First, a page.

Regina Construction Association – Respect, commitment, advocacy

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Regina Construction Association – Respect, commitment, advocacy
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Regina Construction Association – Respect, commitment, advocacy
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RCA
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Since being incorporated in 1932, the Regina Construction Association has played a strong role in the local construction industry, supporting its members by providing technology, education and industry-related services.  It was founded to satisfy a “need to have a common voice,” says Executive Director Brenda Braaten.

The association is an effective service provider that is highly used as a source of industry information and expertise for construction in the city and area. Its mission is to support its 400 members in the ICI sector (Institutional, Commercial and Industrial) by creating and fostering a prosperous, safe and professional working environment.

Braaten has been with the association for 26 years. She started out serving as an executive assistant, before eventually working her way up to the Executive Director position when it become available.

One of the functions of the RCA is to lobby municipal governments and industry stakeholders at all levels. Braaten says it is to their benefit that the organization has a great working relationship with the City of Regina, and that there are many instances of the association and the city coming together to create industry solutions. “One significant issue was the front end of their general conditions, which was fairly onerous,” Braaten recalls. “And because it was so onerous, it was very difficult for bidders to get their bids in without having an error at some place in that submission process.”

“Through discussions with the city and their willingness to form a task force, we were able to get the front end reformed,” Braaten continues. “It resulted in a very significant decrease in the number of rejected tenders due to small, negligible errors.”

As part of this same collaboration, the RCA worked alongside the local government and representatives from the design profession to streamline tender documents, because the group saw right away where improvements could be made.  “The initial meetings were intended to address one particular area, but by the time the three-way discussions took place, the group, thorough and engaged and collaborative process, was able to work together to get the general conditions down to far less onerous format.”

From an environmental and sustainability perspective, the RCA partners with the Canadian Construction Association and the Canadian Green Building Council to offer numerous educational courses and classes. “We’ve have established a curriculum to deliver a two-day LEED certified course called Contractor’s Toolbox. This course is well received by the industry as it is based on material relevant from the contractor and supplier perspective,” Braaten says.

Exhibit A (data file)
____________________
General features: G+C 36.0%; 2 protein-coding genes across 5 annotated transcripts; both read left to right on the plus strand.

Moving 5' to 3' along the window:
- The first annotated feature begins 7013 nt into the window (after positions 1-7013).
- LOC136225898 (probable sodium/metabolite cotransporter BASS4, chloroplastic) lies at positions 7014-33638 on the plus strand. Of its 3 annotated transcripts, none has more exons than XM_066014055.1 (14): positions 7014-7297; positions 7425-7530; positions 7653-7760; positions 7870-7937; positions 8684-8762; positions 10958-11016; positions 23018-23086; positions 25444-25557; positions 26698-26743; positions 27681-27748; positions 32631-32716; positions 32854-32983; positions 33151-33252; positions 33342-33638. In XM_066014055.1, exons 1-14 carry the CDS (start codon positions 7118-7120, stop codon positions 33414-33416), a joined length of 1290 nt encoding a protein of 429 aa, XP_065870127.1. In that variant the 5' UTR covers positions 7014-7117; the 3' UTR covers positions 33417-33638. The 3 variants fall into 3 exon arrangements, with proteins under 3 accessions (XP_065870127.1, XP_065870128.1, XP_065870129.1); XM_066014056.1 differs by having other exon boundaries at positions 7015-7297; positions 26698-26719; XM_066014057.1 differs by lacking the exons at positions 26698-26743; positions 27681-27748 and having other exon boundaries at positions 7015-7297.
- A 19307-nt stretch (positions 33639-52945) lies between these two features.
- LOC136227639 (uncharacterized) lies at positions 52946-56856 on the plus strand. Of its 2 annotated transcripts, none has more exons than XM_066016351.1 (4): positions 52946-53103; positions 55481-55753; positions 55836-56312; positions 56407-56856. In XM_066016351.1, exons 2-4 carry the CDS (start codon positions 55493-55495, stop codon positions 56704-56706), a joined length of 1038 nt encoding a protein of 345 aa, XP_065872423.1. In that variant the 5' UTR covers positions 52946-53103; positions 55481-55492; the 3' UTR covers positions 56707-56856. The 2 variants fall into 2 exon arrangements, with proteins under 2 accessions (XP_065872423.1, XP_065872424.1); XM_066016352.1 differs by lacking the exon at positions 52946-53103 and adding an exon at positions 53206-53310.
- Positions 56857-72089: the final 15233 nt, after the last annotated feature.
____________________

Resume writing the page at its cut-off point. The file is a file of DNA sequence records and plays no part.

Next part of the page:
The RCA is well aware that skilled labour shortages are a challenge in the industry right now – it is a priority in the RCA Board of Directors 2012 strategic plan review that was recently completed. As part of that plan, the RCA is seeking to address this challenge. “How I look at it from an association perspective is that it is an exact fit for what we can do for the industry in Regina and in Saskatchewan,” she says. “One of our main objectives as far as our Education Information Centre mandate is to help owners to position themselves to become more attractive to new people to come into the industry. This takes place through evolution and growth toward a mentoring culture and improved operations and HR policies.”

As for what looms on the horizon for the RCA, the organization sees this as a time of evolution for its members and the industry as a whole. The economy, for example, has given them a reason to be energized, Braaten noted.  “The dynamics of an industry like construction is that we are already in an environment where we react to situations quickly and adapt,” she says. “The future is looking really good for this area. We just continue to see more and more people arriving in the province because we’re the ‘it’ place.  It is a very business friendly climate we’re in right now.”

The organization is also looking to engage purchasers of construction services to procurement opportunities through its association’s online plan rooms.  This “gateway” for owners to post their construction procurement opportunities with the association provides an online portal to consolidate construction bidding opportunities for the 1200 member companies in Saskatchewan.

There is also a national online portal called Link2Build that consolidates plan room data from Canada’s local construction association.  That portal allows for access to data on more than 20,000 projects nationally.  To sum up, Braaten says, “The association offers a host of construction information services that benefit all stakeholders.  These include pre-bid reports, current tender opportunities, national tender opportunities and post tender low and award reports.  It is all about adding value for our member companies.”

Looking ahead long-term, the RCA would like to see continued growth in the industry – both within the development of hosting private project tender opportunities, as well as growing its external partnerships.  “In an economy that’s growing and looking optimistic, I think that’s what will come as we grow – more private development and more entrepreneurs that will sustain our industry into the future.”